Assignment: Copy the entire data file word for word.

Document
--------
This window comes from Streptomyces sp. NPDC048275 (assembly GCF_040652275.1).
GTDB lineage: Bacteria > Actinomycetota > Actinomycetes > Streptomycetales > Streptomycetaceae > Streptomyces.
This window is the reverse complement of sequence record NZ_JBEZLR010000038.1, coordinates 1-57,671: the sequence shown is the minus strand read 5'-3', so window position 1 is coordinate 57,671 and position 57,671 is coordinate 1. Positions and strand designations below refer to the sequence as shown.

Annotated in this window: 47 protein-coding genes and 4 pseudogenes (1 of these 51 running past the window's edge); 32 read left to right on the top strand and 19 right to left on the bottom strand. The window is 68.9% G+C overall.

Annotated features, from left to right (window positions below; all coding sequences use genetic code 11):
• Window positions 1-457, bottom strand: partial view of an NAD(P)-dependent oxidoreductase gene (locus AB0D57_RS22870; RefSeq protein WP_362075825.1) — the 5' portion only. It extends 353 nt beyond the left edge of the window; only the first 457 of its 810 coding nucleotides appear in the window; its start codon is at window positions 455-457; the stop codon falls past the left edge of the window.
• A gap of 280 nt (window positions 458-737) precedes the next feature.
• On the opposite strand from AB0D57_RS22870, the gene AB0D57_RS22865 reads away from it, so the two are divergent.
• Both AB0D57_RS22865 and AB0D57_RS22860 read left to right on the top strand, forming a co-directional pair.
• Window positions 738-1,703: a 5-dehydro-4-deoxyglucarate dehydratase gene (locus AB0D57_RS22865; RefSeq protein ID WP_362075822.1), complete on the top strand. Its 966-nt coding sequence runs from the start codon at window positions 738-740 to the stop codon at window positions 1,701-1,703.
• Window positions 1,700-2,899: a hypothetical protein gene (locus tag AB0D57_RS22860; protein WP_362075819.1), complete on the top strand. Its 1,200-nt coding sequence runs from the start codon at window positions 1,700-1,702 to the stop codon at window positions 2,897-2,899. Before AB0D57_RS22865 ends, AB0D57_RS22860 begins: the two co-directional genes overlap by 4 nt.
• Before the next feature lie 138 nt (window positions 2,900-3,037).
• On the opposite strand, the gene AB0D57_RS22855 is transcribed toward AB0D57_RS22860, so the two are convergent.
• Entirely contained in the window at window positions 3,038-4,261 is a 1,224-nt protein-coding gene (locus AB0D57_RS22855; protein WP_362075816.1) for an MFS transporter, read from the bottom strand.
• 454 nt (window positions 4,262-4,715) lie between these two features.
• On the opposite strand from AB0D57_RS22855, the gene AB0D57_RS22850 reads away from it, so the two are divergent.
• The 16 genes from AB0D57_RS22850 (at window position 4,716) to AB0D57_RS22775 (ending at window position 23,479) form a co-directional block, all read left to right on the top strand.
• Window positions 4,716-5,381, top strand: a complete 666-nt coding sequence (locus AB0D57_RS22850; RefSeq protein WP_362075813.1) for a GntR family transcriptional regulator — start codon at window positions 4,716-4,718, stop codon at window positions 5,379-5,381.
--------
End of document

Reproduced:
This window comes from Streptomyces sp. NPDC048275 (assembly GCF_040652275.1).
GTDB lineage: Bacteria > Actinomycetota > Actinomycetes > Streptomycetales > Streptomycetaceae > Streptomyces.
This window is the reverse complement of sequence record NZ_JBEZLR010000038.1, coordinates 1-57,671: the sequence shown is the minus strand read 5'-3', so window position 1 is coordinate 57,671 and position 57,671 is coordinate 1. Positions and strand designations below refer to the sequence as shown.

Annotated in this window: 47 protein-coding genes and 4 pseudogenes (1 of these 51 running past the window's edge); 32 read left to right on the top strand and 19 right to left on the bottom strand. The window is 68.9% G+C overall.

Annotated features, from left to right (window positions below; all coding sequences use genetic code 11):
• Window positions 1-457, bottom strand: partial view of an NAD(P)-dependent oxidoreductase gene (locus AB0D57_RS22870; RefSeq protein WP_362075825.1) — the 5' portion only. It extends 353 nt beyond the left edge of the window; only the first 457 of its 810 coding nucleotides appear in the window; its start codon is at window positions 455-457; the stop codon falls past the left edge of the window.
• A gap of 280 nt (window positions 458-737) precedes the next feature.
• On the opposite strand from AB0D57_RS22870, the gene AB0D57_RS22865 reads away from it, so the two are divergent.
• Both AB0D57_RS22865 and AB0D57_RS22860 read left to right on the top strand, forming a co-directional pair.
• Window positions 738-1,703: a 5-dehydro-4-deoxyglucarate dehydratase gene (locus AB0D57_RS22865; RefSeq protein ID WP_362075822.1), complete on the top strand. Its 966-nt coding sequence runs from the start codon at window positions 738-740 to the stop codon at window positions 1,701-1,703.
• Window positions 1,700-2,899: a hypothetical protein gene (locus tag AB0D57_RS22860; protein WP_362075819.1), complete on the top strand. Its 1,200-nt coding sequence runs from the start codon at window positions 1,700-1,702 to the stop codon at window positions 2,897-2,899. Before AB0D57_RS22865 ends, AB0D57_RS22860 begins: the two co-directional genes overlap by 4 nt.
• Before the next feature lie 138 nt (window positions 2,900-3,037).
• On the opposite strand, the gene AB0D57_RS22855 is transcribed toward AB0D57_RS22860, so the two are convergent.
• Entirely contained in the window at window positions 3,038-4,261 is a 1,224-nt protein-coding gene (locus AB0D57_RS22855; protein WP_362075816.1) for an MFS transporter, read from the bottom strand.
• 454 nt (window positions 4,262-4,715) lie between these two features.
• On the opposite strand from AB0D57_RS22855, the gene AB0D57_RS22850 reads away from it, so the two are divergent.
• The 16 genes from AB0D57_RS22850 (at window position 4,716) to AB0D57_RS22775 (ending at window position 23,479) form a co-directional block, all read left to right on the top strand.
• Window positions 4,716-5,381, top strand: a complete 666-nt coding sequence (locus AB0D57_RS22850; RefSeq protein WP_362075813.1) for a GntR family transcriptional regulator — start codon at window positions 4,716-4,718, stop codon at window positions 5,379-5,381.